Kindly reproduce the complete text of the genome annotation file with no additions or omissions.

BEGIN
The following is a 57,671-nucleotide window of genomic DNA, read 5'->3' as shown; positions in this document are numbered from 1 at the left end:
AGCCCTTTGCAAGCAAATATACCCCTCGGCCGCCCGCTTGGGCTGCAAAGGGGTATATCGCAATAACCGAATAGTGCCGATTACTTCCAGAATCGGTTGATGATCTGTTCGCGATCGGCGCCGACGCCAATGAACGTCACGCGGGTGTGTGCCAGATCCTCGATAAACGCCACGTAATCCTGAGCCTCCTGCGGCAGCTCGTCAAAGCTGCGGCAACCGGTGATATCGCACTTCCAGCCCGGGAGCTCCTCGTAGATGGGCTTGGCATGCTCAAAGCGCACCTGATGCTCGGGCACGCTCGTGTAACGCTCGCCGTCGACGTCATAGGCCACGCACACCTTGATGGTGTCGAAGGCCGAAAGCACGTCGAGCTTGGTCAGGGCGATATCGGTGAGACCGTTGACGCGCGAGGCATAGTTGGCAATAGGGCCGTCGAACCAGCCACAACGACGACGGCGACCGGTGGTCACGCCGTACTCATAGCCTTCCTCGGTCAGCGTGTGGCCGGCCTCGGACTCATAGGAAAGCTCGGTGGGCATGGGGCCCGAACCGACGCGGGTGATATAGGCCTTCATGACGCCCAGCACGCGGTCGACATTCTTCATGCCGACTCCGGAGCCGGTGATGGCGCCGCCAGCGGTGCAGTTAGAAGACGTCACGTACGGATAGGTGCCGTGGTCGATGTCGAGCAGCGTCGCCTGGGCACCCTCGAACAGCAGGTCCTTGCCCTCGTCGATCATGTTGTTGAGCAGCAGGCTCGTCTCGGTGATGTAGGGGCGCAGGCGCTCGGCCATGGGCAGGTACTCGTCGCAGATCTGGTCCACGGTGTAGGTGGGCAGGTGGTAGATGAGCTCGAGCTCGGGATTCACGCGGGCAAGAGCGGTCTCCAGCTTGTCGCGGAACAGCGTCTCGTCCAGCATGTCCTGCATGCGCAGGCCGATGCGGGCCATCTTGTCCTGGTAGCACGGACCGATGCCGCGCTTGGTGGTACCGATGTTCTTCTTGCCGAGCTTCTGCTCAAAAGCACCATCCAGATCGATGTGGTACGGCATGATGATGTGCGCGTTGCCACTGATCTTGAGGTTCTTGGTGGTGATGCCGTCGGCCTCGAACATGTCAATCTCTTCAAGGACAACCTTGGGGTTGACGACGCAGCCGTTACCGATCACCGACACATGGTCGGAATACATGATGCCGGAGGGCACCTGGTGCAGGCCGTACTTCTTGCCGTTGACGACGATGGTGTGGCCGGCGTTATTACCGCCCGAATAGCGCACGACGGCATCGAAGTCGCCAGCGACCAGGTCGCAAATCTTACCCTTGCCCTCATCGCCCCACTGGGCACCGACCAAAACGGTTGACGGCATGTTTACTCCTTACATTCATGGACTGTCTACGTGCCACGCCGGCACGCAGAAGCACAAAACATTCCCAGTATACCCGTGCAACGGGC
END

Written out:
The following is a 57,671-nucleotide window of genomic DNA, read 5'->3' as shown; positions in this document are numbered from 1 at the left end:
AGCCCTTTGCAAGCAAATATACCCCTCGGCCGCCCGCTTGGGCTGCAAAGGGGTATATCGCAATAACCGAATAGTGCCGATTACTTCCAGAATCGGTTGATGATCTGTTCGCGATCGGCGCCGACGCCAATGAACGTCACGCGGGTGTGTGCCAGATCCTCGATAAACGCCACGTAATCCTGAGCCTCCTGCGGCAGCTCGTCAAAGCTGCGGCAACCGGTGATATCGCACTTCCAGCCCGGGAGCTCCTCGTAGATGGGCTTGGCATGCTCAAAGCGCACCTGATGCTCGGGCACGCTCGTGTAACGCTCGCCGTCGACGTCATAGGCCACGCACACCTTGATGGTGTCGAAGGCCGAAAGCACGTCGAGCTTGGTCAGGGCGATATCGGTGAGACCGTTGACGCGCGAGGCATAGTTGGCAATAGGGCCGTCGAACCAGCCACAACGACGACGGCGACCGGTGGTCACGCCGTACTCATAGCCTTCCTCGGTCAGCGTGTGGCCGGCCTCGGACTCATAGGAAAGCTCGGTGGGCATGGGGCCCGAACCGACGCGGGTGATATAGGCCTTCATGACGCCCAGCACGCGGTCGACATTCTTCATGCCGACTCCGGAGCCGGTGATGGCGCCGCCAGCGGTGCAGTTAGAAGACGTCACGTACGGATAGGTGCCGTGGTCGATGTCGAGCAGCGTCGCCTGGGCACCCTCGAACAGCAGGTCCTTGCCCTCGTCGATCATGTTGTTGAGCAGCAGGCTCGTCTCGGTGATGTAGGGGCGCAGGCGCTCGGCCATGGGCAGGTACTCGTCGCAGATCTGGTCCACGGTGTAGGTGGGCAGGTGGTAGATGAGCTCGAGCTCGGGATTCACGCGGGCAAGAGCGGTCTCCAGCTTGTCGCGGAACAGCGTCTCGTCCAGCATGTCCTGCATGCGCAGGCCGATGCGGGCCATCTTGTCCTGGTAGCACGGACCGATGCCGCGCTTGGTGGTACCGATGTTCTTCTTGCCGAGCTTCTGCTCAAAAGCACCATCCAGATCGATGTGGTACGGCATGATGATGTGCGCGTTGCCACTGATCTTGAGGTTCTTGGTGGTGATGCCGTCGGCCTCGAACATGTCAATCTCTTCAAGGACAACCTTGGGGTTGACGACGCAGCCGTTACCGATCACCGACACATGGTCGGAATACATGATGCCGGAGGGCACCTGGTGCAGGCCGTACTTCTTGCCGTTGACGACGATGGTGTGGCCGGCGTTATTACCGCCCGAATAGCGCACGACGGCATCGAAGTCGCCAGCGACCAGGTCGCAAATCTTACCCTTGCCCTCATCGCCCCACTGGGCACCGACCAAAACGGTTGACGGCATGTTTACTCCTTACATTCATGGACTGTCTACGTGCCACGCCGGCACGCAGAAGCACAAAACATTCCCAGTATACCCGTGCAACGGGC